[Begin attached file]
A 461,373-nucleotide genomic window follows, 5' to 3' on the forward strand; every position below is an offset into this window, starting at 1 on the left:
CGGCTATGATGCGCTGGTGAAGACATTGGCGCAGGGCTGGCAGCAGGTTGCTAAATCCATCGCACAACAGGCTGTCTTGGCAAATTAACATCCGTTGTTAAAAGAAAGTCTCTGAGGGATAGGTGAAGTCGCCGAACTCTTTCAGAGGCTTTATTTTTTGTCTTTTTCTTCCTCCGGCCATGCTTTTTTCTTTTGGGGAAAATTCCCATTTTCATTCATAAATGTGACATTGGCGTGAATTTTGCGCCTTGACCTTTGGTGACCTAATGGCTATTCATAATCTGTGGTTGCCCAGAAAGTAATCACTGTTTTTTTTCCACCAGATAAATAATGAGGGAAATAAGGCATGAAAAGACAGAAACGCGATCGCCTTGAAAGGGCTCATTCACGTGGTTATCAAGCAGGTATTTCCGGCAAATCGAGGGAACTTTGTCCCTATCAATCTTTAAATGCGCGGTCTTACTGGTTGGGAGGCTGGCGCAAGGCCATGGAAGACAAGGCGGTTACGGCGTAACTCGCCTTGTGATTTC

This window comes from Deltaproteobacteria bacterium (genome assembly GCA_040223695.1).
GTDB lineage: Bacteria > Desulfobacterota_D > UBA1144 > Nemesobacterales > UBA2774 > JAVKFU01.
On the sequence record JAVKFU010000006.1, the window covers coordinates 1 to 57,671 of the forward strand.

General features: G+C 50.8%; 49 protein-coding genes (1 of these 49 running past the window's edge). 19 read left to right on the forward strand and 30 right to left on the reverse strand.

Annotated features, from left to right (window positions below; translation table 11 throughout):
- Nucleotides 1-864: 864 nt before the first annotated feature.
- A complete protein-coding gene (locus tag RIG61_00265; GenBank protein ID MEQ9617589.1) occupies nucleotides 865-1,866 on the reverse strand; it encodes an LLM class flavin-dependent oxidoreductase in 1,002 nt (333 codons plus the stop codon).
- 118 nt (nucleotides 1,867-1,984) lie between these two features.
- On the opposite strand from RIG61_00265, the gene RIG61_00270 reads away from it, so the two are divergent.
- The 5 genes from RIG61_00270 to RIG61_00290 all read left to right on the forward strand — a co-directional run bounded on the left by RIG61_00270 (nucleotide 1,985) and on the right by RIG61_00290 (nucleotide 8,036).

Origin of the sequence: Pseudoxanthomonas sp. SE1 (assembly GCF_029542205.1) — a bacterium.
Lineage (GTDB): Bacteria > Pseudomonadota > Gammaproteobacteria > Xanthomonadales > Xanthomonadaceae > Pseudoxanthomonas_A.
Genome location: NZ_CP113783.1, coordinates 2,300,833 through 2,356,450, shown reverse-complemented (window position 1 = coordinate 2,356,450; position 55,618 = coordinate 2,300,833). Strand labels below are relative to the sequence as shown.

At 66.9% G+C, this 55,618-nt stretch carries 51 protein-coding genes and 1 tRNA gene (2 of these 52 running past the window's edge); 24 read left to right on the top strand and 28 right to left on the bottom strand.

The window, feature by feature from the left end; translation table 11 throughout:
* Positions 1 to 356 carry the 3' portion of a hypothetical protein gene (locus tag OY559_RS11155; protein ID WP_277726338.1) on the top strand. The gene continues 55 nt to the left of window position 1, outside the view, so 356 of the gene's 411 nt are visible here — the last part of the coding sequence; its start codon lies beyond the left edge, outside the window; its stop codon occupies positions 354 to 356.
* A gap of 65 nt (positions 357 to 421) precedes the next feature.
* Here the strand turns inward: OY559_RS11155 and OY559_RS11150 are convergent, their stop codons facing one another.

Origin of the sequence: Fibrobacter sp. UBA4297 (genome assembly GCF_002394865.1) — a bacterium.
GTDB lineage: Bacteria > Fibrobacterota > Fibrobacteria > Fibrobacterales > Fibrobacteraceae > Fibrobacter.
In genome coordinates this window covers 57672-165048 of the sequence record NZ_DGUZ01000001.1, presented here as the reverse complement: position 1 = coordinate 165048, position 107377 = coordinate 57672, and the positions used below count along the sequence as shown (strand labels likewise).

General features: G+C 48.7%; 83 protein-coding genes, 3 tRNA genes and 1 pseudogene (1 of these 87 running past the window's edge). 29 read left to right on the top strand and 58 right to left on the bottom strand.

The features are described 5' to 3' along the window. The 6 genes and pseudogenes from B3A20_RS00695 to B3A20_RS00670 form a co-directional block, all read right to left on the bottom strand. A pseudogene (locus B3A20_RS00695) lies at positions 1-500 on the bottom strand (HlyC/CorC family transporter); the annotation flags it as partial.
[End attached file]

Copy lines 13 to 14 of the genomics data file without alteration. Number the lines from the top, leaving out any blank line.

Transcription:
Origin of the sequence: Pseudoxanthomonas sp. SE1 (assembly GCF_029542205.1) — a bacterium.
Lineage (GTDB): Bacteria > Pseudomonadota > Gammaproteobacteria > Xanthomonadales > Xanthomonadaceae > Pseudoxanthomonas_A.